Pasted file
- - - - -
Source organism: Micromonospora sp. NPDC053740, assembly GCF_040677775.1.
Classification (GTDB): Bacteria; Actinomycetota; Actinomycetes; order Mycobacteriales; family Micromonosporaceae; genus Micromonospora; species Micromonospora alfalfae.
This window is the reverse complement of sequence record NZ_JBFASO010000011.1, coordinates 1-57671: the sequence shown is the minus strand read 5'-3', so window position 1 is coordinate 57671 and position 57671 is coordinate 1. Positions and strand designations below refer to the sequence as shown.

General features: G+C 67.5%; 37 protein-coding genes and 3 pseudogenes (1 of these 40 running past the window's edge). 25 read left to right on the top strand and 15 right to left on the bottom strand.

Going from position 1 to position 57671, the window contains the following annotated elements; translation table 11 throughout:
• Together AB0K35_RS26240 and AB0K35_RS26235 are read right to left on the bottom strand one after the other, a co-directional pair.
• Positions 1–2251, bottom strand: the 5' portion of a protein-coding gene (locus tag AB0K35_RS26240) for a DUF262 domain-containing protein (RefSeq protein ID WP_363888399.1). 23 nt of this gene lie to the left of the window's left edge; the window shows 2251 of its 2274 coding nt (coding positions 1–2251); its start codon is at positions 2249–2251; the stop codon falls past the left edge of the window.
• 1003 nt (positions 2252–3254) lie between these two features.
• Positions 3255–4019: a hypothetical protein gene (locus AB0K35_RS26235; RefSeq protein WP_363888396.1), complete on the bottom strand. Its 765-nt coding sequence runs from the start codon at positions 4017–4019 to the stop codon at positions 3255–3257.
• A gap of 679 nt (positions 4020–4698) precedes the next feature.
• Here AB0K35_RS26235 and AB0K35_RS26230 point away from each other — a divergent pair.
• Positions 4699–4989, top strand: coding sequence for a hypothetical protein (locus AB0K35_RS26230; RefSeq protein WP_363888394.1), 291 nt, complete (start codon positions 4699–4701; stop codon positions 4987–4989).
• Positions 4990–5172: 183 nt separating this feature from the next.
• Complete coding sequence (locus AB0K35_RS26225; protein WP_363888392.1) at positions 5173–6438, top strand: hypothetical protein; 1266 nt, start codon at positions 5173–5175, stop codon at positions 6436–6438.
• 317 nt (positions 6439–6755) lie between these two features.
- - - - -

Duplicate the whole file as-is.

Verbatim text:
Source organism: Micromonospora sp. NPDC053740, assembly GCF_040677775.1.
Classification (GTDB): Bacteria; Actinomycetota; Actinomycetes; order Mycobacteriales; family Micromonosporaceae; genus Micromonospora; species Micromonospora alfalfae.
This window is the reverse complement of sequence record NZ_JBFASO010000011.1, coordinates 1-57671: the sequence shown is the minus strand read 5'-3', so window position 1 is coordinate 57671 and position 57671 is coordinate 1. Positions and strand designations below refer to the sequence as shown.

General features: G+C 67.5%; 37 protein-coding genes and 3 pseudogenes (1 of these 40 running past the window's edge). 25 read left to right on the top strand and 15 right to left on the bottom strand.

Going from position 1 to position 57671, the window contains the following annotated elements; translation table 11 throughout:
• Together AB0K35_RS26240 and AB0K35_RS26235 are read right to left on the bottom strand one after the other, a co-directional pair.
• Positions 1–2251, bottom strand: the 5' portion of a protein-coding gene (locus tag AB0K35_RS26240) for a DUF262 domain-containing protein (RefSeq protein ID WP_363888399.1). 23 nt of this gene lie to the left of the window's left edge; the window shows 2251 of its 2274 coding nt (coding positions 1–2251); its start codon is at positions 2249–2251; the stop codon falls past the left edge of the window.
• 1003 nt (positions 2252–3254) lie between these two features.
• Positions 3255–4019: a hypothetical protein gene (locus AB0K35_RS26235; RefSeq protein WP_363888396.1), complete on the bottom strand. Its 765-nt coding sequence runs from the start codon at positions 4017–4019 to the stop codon at positions 3255–3257.
• A gap of 679 nt (positions 4020–4698) precedes the next feature.
• Here AB0K35_RS26235 and AB0K35_RS26230 point away from each other — a divergent pair.
• Positions 4699–4989, top strand: coding sequence for a hypothetical protein (locus AB0K35_RS26230; RefSeq protein WP_363888394.1), 291 nt, complete (start codon positions 4699–4701; stop codon positions 4987–4989).
• Positions 4990–5172: 183 nt separating this feature from the next.
• Complete coding sequence (locus AB0K35_RS26225; protein WP_363888392.1) at positions 5173–6438, top strand: hypothetical protein; 1266 nt, start codon at positions 5173–5175, stop codon at positions 6436–6438.
• 317 nt (positions 6439–6755) lie between these two features.